i had an audition for an industrial called NY's NY, to be directed by mike figgis. i ran into liz lewis casting like my butt was on fire. i was on time but i got caught in the picture-taking undertow at the front desk. evidently, the director requested everyone's picture and phone number on the form aside from the one they usually hand out. so once i bobbed and weaved my way through that bottleneck, i had to wait for the traffic jam to clear at the entry/door. this woman asked if she could go ahead of me. she was well-dressed and she had long dark curly hair and she had on too much make-up and she was kind of not all that attractive. it was 2:40pm and she had to be at work anyway. i'm thinking, you're not going to make it whether you take my slot or not, but i let her slide on ahead of me. heck. i know how it is. i had another audition afterwards but i had an hour to kill before it happened. the black woman i was all chatty cathy with by then let her slide, too. she had on cool boots from payless -- this season, even. and then we were off to the races about shoes, with little miss lateness pacing and mumbling in front of us. wow, i thought. she's probably waiting tables.
as it turns out, they're seeing us in clumps. all we're doing is slating, for pete's sake. i almost said it out loud: all this running around for a slate? no. not for a slate. to be seen by mike figgis.
oh and you're never going to believe who's standing next to me in the line up.
of course the one i warmed up to stays in the hall to continue warming up the bench until the next round. nice lady. married with a two year old. gets lots of commercial work. having a happy life. tall. wears a size 12 shoe. very laid back about it all. why shouldn't she be? she's got a husband with a great job. the bills are going to get paid whether she gets the gig or not.
so everyone wanders into the room. i'm in there first, for some reason. next comes the black girl that didn't speak to me. not that there's anything wrong with not speaking, but when it happens in a white situation wherein the two of you seem to be the only ones in the room, it's a bad sign. she was alternative in a very conventional way, if you know what i mean. it seemed authentic unless you were paying attention and then it seemed contrived. short girl. shorter than me, anyway. androgynous. pants, punk rock t-shirt, punk rock accessories. short hair, a real t.w.a. no make-up. she had these shades that turned her into a diva with attitude when she put them on. when she took them off, all i could see was her bad skin, which made me flinch involuntarily when i got a good look at her. she wasn't exactly a heela-monster but i mean, really. what are you doing in a commercial audition looking like that. what are you doing.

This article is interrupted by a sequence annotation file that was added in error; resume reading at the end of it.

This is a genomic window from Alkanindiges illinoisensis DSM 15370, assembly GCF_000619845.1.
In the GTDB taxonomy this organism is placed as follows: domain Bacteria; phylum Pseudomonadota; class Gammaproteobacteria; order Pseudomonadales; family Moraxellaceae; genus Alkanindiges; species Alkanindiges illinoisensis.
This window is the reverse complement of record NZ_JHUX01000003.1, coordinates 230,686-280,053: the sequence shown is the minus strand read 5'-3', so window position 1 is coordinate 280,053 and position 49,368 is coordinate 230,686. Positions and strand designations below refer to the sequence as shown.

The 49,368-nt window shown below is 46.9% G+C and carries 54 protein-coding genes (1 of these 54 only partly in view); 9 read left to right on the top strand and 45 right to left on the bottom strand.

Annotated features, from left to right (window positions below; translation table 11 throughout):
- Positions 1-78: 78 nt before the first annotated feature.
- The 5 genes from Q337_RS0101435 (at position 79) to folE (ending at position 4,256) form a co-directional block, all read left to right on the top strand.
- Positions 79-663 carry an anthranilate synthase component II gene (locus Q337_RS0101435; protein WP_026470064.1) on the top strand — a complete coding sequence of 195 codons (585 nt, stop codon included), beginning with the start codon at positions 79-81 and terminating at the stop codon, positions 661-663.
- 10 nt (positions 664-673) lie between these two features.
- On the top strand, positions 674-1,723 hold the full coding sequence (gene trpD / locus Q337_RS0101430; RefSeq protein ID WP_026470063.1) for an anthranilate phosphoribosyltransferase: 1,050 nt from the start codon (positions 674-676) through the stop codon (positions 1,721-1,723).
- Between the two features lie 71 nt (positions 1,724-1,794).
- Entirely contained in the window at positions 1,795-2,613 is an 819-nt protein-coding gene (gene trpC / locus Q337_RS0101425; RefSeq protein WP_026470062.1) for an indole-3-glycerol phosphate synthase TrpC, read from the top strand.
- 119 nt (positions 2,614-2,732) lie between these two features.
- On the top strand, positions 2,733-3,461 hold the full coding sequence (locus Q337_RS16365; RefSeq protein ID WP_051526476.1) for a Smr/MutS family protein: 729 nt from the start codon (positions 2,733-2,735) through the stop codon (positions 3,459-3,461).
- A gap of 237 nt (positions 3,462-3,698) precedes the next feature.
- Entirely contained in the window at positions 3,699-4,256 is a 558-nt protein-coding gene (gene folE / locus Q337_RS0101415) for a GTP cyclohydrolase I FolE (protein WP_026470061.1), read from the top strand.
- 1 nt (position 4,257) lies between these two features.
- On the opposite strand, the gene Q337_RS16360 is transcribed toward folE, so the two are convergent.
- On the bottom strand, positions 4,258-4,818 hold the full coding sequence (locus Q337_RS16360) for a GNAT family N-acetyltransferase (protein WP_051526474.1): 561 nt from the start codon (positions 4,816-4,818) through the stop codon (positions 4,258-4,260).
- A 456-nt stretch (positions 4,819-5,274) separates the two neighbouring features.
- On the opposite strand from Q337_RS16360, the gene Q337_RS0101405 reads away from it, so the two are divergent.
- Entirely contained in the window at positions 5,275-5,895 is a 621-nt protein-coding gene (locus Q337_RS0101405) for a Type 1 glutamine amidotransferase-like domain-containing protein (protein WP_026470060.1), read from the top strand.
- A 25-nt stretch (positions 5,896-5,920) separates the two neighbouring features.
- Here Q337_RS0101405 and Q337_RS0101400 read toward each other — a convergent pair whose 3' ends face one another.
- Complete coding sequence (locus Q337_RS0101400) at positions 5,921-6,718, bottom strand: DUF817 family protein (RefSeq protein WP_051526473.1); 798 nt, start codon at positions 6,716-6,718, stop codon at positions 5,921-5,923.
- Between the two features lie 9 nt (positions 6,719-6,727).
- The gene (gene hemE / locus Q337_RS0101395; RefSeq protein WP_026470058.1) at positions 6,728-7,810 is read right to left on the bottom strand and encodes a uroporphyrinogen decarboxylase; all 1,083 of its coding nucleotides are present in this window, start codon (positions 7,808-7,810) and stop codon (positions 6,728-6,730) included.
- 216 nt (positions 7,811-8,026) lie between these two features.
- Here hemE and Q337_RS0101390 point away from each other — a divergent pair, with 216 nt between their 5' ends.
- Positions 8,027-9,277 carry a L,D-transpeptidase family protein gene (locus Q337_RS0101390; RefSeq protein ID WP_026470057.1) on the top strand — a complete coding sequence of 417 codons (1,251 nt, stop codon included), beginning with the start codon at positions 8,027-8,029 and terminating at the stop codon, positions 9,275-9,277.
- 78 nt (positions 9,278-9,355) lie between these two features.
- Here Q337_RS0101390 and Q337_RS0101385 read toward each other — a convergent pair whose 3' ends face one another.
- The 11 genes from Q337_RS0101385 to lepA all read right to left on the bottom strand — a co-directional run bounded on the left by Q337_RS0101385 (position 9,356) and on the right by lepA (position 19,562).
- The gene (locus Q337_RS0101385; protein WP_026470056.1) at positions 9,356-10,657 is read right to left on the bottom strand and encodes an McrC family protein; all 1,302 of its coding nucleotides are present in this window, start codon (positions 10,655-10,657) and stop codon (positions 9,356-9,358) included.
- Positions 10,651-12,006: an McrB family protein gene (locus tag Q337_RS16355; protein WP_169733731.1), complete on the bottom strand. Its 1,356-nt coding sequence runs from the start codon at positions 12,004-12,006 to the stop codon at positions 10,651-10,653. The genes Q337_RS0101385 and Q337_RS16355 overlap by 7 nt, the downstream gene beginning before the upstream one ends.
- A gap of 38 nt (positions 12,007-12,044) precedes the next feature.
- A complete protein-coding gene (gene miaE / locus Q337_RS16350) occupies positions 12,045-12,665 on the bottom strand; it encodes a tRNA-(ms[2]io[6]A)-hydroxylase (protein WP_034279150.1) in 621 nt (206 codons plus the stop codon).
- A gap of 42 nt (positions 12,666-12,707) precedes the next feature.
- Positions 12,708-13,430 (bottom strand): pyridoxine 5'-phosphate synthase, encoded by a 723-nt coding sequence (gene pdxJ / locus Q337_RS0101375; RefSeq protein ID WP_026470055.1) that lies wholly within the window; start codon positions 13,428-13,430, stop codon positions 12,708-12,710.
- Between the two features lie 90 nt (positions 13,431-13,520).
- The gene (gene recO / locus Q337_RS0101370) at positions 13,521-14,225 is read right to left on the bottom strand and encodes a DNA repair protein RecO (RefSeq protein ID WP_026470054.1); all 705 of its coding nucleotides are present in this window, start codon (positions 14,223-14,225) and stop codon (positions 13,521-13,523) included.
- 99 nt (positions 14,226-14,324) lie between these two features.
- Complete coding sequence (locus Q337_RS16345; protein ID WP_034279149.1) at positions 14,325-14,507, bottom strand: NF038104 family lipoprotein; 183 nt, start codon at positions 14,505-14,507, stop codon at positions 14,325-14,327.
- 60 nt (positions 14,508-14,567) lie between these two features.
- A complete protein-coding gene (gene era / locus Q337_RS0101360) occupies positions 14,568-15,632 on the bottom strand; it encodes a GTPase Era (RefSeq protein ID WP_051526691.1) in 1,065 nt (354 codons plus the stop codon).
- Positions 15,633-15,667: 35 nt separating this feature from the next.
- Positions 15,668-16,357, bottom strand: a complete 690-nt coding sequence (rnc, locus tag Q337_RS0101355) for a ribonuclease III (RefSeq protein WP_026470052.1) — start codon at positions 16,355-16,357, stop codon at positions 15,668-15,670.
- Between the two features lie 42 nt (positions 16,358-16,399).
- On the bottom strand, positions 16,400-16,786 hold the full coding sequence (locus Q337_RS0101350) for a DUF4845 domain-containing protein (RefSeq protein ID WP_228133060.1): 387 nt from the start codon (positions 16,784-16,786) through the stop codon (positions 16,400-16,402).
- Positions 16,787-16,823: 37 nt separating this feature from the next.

i spoke first. i'm such a nice girl that way. everyone else filed in, in short order. how little miss lateness ended up to me, i'll never know but there she was, turning on the charm. all we had to do was slate. that means smile and say your name. that's it. everyone took a turn. i was to be last. everything was fine until they got to the girl next to me. she says her name and then she pitches in that she's a new york native, born and bred -- and then she throws in a a couple of heh-heh-heh's for good measure. yeah, they're looking for new york types so i guess that means you'll be getting the part now that they know you're from new york city.
have i ever been that desperate?
i am so take it or leave it when i'm auditioning for anything. to my way of thinking, desperation is creepy. with commercials especially, what you look like is just about everything. sometimes they look at you and that's pretty much it.
when auditioning is your job -- and that's exactly what it is until you get one -- moments like that are all in a day's work.